My first contact with Moses Sumney was a Pitchfork feature essentially labelling Sumney as “your favorite artist’s favorite artist.” Just a year after his debut EP, he attracted the attention of Sufjan Stevens and Solange Knowles.

A year later, I saw him perform Prince’s “Kiss” with Sufjan Stevens. A month after, I watched him do a solo performance at Eaux Claires. The crowd exponentially grew as he live sampled his voice to create lush ghostly harmonies. Now, finally, three years after his first EP, two years after his Pitchfork feature, comes Moses Sumney’s debut album.

Unlike many artist arcs, Sumney did not rush out his debut to capitalize on the hype building around him. It did not have a tireless release cycle. Sumney didn’t look to aimlessly reinvent himself. Instead, Sumney shows his craft building on tracks that he released three years ago on his debut EP. Aromanticism is Sumney’s depiction of loneliness in an album that cares more about questions than answers.

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Unlike on previous projects, Sumney creates grandiose soundscapes around his intimate falsetto. The sparse lo-fi sounds of Mid-City Island are traded out for crisp and full compositions. This is most notably seen on “Plastic,” a popular track from Mid-City Island that Sumney revisits on Aromanticism.

The original highlights Sumney’s ability to harmonize with himself accompanied with a light guitar. On Aromanticism, Sumney holds notes for longer, cleans up the production and adds strings to boost his vocal harmonies. Sumney does not take a backseat to the production, rather the production creates a larger sense of loneliness.  The loneliness of feeling lost in a world bigger than you.

No track illustrates this better than “Quarrel.” Instrumentation builds around Sumney throughout the track, until drums and strings burst in as Sumney pierces through with his falsetto. The track ends with a sci-fi futuristic sounding outro that is absent of Sumney as the world around him absorbs him. This strong sense of creating a world around himself is what makes Aromanticism special and shines as the driving force of the record.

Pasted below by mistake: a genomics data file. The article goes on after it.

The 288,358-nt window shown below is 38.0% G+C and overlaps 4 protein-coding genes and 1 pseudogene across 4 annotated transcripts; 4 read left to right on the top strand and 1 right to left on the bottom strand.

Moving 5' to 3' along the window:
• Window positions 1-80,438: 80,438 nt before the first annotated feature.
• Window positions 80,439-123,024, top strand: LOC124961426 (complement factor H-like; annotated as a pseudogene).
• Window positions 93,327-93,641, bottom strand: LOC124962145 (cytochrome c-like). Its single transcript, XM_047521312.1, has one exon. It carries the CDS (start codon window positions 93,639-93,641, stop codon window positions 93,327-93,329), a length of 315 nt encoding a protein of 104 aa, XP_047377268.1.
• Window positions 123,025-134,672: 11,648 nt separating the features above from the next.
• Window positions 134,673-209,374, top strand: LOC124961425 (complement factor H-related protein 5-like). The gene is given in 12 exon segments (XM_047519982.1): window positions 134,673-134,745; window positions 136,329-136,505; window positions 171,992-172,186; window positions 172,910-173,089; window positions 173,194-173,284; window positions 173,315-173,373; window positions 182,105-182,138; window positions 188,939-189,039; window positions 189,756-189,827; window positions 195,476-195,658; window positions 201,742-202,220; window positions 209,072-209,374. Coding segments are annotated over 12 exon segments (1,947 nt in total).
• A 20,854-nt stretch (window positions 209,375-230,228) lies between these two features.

Aromanticism works to transport the listener to feel what Sumney does. The second half of the record creates a loveless feeling of introspection that comes with the immense loneliness heard throughout. “Doomed” highlights this as the lush production of “Plastic” and “Quarrel” are stripped away and Sumney is left alone to wonder how he got there.

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Here, Sumney asks the most important question of the album at its emotional climax. “Am I vital if my heart is idle? Am I doomed?” Sumney’s loneliness and inability to love leave him wondering if he even has a purpose. Aromanticism is Sumney finding a way to express this confusion of love and loneliness. In many ways, it feels like his break up letter to love.

Aromanticism is delicate. It’s intimate. It’s atmospheric and it’s incredibly personal. It’s not afraid to ask the biggest questions without even beginning to look for an answer. It’s not worried about finding solutions. Its focus is on feeling. Aromanticism doesn’t ask much of its listener. All it needs is half an hour and empathy, and in return it’ll give a uniquely rewarding and personal experience listening to a meticulously well-crafted debut.